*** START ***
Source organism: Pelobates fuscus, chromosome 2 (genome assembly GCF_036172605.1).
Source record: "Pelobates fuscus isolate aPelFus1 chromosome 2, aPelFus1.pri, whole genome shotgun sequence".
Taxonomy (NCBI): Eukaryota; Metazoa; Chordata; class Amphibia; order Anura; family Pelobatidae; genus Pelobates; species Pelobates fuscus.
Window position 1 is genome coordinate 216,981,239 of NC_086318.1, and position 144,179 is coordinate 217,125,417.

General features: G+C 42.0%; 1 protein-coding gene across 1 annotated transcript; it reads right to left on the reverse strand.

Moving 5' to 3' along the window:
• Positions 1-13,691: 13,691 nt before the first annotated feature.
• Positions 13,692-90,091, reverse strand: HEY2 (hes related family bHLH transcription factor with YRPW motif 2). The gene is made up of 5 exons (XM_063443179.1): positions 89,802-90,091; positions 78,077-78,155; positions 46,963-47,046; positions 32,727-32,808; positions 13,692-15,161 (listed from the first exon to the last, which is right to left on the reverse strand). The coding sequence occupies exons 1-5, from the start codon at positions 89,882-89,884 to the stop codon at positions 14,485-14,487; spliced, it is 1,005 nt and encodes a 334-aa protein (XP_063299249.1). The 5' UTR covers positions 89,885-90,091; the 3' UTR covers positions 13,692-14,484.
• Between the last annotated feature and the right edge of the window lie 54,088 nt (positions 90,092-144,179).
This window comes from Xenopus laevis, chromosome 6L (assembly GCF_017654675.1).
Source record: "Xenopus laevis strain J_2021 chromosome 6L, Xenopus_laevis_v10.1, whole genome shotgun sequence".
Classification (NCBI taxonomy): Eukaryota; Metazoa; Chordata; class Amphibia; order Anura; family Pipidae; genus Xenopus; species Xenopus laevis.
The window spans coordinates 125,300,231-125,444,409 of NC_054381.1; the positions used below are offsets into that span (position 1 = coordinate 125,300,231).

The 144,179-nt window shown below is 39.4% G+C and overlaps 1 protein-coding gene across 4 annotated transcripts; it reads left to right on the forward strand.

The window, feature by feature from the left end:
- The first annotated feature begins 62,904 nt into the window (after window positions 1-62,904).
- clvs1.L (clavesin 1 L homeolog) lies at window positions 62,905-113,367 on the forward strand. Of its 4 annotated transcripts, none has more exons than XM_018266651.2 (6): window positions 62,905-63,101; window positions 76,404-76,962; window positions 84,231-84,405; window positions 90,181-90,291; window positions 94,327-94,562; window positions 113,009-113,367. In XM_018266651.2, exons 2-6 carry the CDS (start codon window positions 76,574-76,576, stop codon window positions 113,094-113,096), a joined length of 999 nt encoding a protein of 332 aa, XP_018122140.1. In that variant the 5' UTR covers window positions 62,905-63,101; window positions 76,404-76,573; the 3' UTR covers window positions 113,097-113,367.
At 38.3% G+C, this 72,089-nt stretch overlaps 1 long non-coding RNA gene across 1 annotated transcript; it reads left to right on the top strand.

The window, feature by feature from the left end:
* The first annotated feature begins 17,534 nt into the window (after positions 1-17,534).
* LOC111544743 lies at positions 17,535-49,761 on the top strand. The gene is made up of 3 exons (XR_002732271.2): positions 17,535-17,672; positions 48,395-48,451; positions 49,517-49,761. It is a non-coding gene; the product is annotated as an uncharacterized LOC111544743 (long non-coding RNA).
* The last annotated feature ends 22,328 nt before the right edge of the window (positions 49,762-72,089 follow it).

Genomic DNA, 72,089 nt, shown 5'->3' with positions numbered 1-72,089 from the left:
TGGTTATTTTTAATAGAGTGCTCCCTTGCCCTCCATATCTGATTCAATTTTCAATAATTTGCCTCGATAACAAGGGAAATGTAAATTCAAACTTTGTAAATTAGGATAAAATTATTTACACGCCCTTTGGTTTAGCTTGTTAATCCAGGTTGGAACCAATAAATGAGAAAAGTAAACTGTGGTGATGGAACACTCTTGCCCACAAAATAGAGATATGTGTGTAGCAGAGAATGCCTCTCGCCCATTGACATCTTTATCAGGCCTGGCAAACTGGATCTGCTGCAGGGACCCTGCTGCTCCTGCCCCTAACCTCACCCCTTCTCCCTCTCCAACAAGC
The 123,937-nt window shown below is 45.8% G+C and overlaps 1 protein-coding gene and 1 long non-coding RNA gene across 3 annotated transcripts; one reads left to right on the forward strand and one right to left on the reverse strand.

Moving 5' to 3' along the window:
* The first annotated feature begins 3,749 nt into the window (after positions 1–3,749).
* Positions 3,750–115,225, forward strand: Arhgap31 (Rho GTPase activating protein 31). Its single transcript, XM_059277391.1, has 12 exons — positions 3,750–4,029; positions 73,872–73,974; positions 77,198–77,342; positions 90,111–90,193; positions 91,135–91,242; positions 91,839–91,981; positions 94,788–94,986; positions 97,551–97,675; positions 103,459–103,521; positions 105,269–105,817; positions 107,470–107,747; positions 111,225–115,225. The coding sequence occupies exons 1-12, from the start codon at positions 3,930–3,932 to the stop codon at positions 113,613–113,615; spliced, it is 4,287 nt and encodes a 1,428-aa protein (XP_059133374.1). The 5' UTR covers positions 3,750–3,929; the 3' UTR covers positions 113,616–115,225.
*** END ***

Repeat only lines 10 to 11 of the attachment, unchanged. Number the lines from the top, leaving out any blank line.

This window comes from Xenopus laevis, chromosome 6L (assembly GCF_017654675.1).
Source record: "Xenopus laevis strain J_2021 chromosome 6L, Xenopus_laevis_v10.1, whole genome shotgun sequence".